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Between Land and Sky - Grosvenor Gallery

Exhibition preview

GROSVENOR Vadehra is presenting Between Land and Sky, the first international solo show of Sunoj D, at the Grosvenor Gallery – from July 14 to August 14, 2009.

Cities are growing; their borders are overtaking the farmlands that surround them. In Between Land and Sky tracks of lush green land are placed in trolleys to be carted away. In the background bulldozers are digging the ground in preparation for highrise buildings, like the one standing proud in the left hand corner of the canvas.

This painting sets the tone – Sunoj’s paintings are situated in the battlefields where differences between urban and rural land use confront each other.

Land is an economic and emotional matter. The problems stem from the inherent difference in the way land is viewed and utilized in rural and urban zones. While for the former, land is productive and alive, for the latter it is a blank base on which to build houses, offices, shops, roads – concrete settlements.

Above Ground Level is a painting in which multi-coloured multi-shaped buildings are placed at the edge of land. The artist has cut away a piece of the metropolis, exposing a cross-section of the city and the land it is built on. On the roofs of the buildings are paddy fields. Sunoj seems to be pointing to an inevitable fact – if all the land is built over, then the roofs become the ground and thus the new harvest plots.

At the centre of this settlement is a concrete water tank. Civilizations have grown around water bodies, rivers and lakes, for these provided water for cultivation. Modern day water reservoirs are man-made and perched on stilts.

It would seem that there is a new urban agenda for the world. The Promise of the Metropolis creates the lure of the big shiny city, a lure that every rural dweller is encouraged to feel and thus, in Sunoj’s words, “lose his farmerness”.

A farmer is encouraged to trade in his fertile lands, open spaces, active and productive life, along with the debt, social hierarchy and inherited prejudices and move to urban dwellings – faceless housing in multiples of sameness, with no sign of humanity apart from the lights blazing through windows.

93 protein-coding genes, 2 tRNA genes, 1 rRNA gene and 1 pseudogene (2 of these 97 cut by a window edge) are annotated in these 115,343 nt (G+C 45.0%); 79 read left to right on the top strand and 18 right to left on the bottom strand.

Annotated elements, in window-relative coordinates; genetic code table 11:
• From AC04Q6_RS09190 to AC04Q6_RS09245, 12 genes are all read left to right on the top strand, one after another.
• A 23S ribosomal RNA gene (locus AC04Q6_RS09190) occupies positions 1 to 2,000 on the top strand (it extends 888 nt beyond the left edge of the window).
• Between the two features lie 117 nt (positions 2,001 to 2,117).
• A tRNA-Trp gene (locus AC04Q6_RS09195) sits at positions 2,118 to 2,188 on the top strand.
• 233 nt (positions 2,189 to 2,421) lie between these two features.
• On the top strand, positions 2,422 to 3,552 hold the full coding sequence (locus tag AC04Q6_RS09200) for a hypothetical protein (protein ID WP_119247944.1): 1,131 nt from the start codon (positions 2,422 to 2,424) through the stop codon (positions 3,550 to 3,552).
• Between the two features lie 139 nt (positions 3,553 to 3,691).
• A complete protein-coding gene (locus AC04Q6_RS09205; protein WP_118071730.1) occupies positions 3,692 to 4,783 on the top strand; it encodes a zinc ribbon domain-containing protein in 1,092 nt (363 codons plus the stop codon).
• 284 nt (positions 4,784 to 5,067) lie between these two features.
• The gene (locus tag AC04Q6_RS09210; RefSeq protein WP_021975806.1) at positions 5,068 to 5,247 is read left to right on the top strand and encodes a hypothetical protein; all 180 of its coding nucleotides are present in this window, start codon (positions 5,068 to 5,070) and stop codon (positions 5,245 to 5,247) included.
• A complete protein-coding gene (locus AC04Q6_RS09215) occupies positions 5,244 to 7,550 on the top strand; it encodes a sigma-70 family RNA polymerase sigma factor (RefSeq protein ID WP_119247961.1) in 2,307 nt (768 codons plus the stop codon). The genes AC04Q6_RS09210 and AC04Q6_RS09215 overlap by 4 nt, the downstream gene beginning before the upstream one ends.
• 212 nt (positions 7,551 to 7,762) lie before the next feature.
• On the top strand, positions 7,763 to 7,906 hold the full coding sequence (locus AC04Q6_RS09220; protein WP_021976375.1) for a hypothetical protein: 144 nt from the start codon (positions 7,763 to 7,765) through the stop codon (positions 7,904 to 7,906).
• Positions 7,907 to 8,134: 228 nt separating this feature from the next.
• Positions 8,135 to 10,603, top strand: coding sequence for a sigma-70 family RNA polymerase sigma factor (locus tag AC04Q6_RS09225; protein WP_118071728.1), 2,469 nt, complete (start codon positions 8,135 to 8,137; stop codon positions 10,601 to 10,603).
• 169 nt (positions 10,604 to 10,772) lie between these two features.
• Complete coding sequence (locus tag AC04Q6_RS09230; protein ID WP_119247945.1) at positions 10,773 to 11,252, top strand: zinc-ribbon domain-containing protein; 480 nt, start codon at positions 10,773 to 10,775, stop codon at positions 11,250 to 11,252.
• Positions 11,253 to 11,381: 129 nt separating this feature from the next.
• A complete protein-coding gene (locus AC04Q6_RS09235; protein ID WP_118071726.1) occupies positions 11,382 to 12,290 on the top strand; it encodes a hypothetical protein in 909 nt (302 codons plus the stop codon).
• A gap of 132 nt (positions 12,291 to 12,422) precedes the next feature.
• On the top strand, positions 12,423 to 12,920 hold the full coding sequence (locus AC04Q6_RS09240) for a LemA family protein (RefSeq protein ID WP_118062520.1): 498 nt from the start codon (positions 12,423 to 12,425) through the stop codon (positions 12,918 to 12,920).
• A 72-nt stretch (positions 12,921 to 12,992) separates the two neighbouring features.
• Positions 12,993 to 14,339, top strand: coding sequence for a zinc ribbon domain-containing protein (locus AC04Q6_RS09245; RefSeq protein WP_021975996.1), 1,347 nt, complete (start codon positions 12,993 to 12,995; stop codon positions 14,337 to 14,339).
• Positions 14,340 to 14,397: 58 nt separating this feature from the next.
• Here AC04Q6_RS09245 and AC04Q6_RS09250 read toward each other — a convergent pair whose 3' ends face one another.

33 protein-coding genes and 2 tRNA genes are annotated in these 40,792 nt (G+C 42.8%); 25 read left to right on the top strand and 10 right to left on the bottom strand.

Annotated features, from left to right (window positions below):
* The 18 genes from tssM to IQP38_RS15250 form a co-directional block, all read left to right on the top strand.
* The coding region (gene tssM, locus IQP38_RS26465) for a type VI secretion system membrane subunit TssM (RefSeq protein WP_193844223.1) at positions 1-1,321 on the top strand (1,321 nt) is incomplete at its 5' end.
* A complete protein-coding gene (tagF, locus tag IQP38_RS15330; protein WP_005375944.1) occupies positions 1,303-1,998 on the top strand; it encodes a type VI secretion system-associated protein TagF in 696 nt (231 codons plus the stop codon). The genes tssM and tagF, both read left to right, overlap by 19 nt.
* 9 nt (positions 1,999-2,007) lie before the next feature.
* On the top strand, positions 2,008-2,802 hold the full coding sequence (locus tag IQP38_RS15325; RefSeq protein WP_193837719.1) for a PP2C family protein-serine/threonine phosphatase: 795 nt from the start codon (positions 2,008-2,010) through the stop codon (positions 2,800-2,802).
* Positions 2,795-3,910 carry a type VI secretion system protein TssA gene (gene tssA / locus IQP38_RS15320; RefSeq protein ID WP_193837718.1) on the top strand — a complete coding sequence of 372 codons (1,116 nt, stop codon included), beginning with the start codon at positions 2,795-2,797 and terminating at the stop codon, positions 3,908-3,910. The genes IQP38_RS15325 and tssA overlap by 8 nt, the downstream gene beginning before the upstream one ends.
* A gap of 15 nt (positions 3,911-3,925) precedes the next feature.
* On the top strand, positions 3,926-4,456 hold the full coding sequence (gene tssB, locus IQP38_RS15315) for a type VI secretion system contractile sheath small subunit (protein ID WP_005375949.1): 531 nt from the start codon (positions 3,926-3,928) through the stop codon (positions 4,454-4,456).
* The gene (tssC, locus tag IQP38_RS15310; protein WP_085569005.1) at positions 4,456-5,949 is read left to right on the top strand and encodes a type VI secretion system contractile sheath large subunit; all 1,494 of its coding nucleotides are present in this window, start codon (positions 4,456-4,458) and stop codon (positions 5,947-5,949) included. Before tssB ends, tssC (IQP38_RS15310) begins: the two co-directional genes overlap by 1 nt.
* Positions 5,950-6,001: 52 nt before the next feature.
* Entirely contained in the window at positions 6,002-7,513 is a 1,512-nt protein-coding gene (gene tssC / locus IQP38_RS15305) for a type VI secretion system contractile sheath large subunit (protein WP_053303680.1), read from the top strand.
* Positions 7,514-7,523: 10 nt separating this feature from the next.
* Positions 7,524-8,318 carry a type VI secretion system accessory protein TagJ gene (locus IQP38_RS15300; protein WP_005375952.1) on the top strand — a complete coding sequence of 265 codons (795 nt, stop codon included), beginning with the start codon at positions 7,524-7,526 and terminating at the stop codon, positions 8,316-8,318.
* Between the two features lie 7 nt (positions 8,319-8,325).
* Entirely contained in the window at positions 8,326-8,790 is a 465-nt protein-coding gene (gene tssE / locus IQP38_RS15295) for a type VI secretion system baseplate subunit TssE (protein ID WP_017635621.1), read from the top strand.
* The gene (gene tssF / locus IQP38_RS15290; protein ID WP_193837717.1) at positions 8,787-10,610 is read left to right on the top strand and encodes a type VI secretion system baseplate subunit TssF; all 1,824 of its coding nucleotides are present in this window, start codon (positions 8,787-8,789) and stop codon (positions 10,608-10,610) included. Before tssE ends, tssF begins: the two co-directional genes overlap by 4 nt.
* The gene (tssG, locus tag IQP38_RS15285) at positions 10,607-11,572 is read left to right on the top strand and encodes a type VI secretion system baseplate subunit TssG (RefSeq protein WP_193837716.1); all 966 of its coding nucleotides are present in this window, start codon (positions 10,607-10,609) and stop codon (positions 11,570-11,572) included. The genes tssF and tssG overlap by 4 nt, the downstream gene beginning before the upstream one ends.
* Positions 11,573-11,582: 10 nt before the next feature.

In the past Sunoj has used self-portraits to focus on the meaning and symbols of identity, situating himself firmly in the centre of his work. Sunoj ancestors were farmers in Kerala. And while we may allow for the possibility of this work being a search to connect with his ancestry, this project is an exercise in looking ahead, not back.

The processes of cultivation have grown into a tremendous industry but, at least in India, the individual farmer or small family holdings continue to be a large part of the sector. Will our generation witness the unraveling of a once-strong culture of family and community that is so common in the farmland of India? The project poses the question, if the future bodes ill for small holdings, then what will the thousands of displaced people do instead? If farming is what they know how to do, where will they farm in their concrete jungles?

Sunoj’s preoccupation in this exhibition is two-fold: firstly, the visible loss of farmland to urban development and with it an implicit loss of man’s relationship with harvest and cultivation. Yet the loss of a particular relationship with land may give rise to a new methodology, an urban language and in some ways a more intimate version of the man-land-cultivation triangulation. Acreage may be lost but the urge to grow and to be surrounded by greenery continues and finds new manifestations in the cityscape.

And in this urban landscape begins the second aspect of the exhibition, what kinds of relationships can we have with nature that is an uprooted but perhaps still workable agrarian model. And thus the man and nature association will get reconfigured in the new century.

Sunoj D comes from Kerala but lives and works in Bangalore.

Times: Monday to Friday from 9.30am to 5.30pm.

Grosvenor Gallery, 21 Ryder Street, London, SW1Y 6PX

Tel: 020 7484 7979